[via Scott Janousek Blog]
Lee Brimelow of theFlashBlog recently posted a video interview with Adobe Product Manager Thibault Imbert to learnt about the latest updates of Molehill – the new 3D API of the Flash Player. The highlights of this interview is that this new powerful 3D API will be a highlevel API that will (1) provide 3D developers with deep access to the 3D capabilities and (2) make it difficult for AS3 developers to work on it directly meaning that they will have to use frameworks built on top of it in order to easily use it. The interview suggests that those interested in learning Molehill can start off by reading material on OpenGL as it uses the same 3D concepts. According to Imbert, the public beta of Molehill is expected to be out in the first half of 2011.
You video interview taken from theFlashBlog can be seen below:
Molehill FAQ Video with Thibault Imbert from Lee Brimelow on Vimeo.
Adobe just released on Labs the beta version of Flash Player 10.2, the beta is available for Windows, Mac, and Linux and provides a number of new features including a new StageVideo class that greatly improves the display of GPU accelerated video, a new API for customizing native mouse cursors, support for full screen with multi-screens, and Internet Explorer 9 hardware accelerated rendering support. You can learn more about this new beta and download it for yourself via this link.
According to a statement made by Adobe CEO at the Web 2.0 Summit two days ago, the Flash Player 10.1 is the most widely ever adopted version in the history of the Flash Player and that, in disregard of what the press says, the use of Flash video on the internet is strongly increasing.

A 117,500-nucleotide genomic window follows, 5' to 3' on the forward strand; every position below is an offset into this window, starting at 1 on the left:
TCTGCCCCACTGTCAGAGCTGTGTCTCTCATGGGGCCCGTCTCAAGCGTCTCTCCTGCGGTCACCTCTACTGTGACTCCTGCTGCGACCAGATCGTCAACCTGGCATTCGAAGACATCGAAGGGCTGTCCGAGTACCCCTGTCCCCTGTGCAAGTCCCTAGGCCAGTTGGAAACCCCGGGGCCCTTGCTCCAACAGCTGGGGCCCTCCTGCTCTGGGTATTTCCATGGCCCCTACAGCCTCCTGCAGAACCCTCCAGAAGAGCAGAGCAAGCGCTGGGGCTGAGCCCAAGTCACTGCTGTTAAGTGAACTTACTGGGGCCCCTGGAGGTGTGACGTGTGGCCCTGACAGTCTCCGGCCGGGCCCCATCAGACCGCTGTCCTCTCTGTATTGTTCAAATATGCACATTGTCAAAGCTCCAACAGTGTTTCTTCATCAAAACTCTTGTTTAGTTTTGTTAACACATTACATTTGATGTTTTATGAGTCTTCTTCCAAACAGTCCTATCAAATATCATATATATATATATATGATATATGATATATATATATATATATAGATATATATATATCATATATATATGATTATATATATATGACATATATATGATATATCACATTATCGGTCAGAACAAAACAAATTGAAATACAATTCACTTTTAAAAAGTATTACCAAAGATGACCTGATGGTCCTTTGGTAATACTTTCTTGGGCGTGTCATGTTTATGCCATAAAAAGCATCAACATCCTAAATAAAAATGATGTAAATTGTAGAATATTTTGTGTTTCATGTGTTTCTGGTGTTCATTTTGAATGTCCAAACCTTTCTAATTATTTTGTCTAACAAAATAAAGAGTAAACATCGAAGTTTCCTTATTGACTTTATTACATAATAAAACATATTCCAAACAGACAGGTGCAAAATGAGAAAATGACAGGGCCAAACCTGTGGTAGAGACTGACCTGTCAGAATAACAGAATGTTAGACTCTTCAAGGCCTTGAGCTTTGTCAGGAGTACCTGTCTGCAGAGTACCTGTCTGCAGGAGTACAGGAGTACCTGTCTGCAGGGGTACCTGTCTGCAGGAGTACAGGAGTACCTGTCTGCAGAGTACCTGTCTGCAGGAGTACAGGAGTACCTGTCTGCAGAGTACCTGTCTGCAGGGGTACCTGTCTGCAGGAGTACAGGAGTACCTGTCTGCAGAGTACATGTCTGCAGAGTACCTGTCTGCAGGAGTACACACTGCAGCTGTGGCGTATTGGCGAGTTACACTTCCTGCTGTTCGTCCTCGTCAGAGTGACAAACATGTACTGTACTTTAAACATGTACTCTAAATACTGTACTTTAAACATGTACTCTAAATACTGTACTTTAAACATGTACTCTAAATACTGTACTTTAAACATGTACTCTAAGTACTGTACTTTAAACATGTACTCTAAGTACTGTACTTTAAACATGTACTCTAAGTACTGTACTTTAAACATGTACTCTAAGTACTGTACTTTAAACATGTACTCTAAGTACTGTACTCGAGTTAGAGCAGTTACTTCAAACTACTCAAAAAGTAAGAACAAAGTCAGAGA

It is worth mentioning that the Flash Player 10.1 is available for desktop operating systems such as Windows, Mac OS X, and Linux as well as Android OS. It is expected to be released for Microsoft Phone 7, BlackBerry OS, and Symbian OS.
You can learn more about the statement Adobe CEO made at TechCrunch.
Adobe just announced a new server platform called Flash Media Gateway that will enable Flash and AIR developers to communicate with traditional telephone networks. In addition to regular voice calls, Flash Media Server will support video calls, flexible telephony APIs, customizable call flow, audio mixing, and real time transcoding. Using the Flash Media Gateway will require using a Flash Media Server and an SIP account to connect to the telephone network.
This is a great development for the Flash platform as it will now allow Flash developers to make a wide set of new communication applications.
You can learn more about the Flash Media Gateway and try it out the prerelease version for free at Adobe Labs.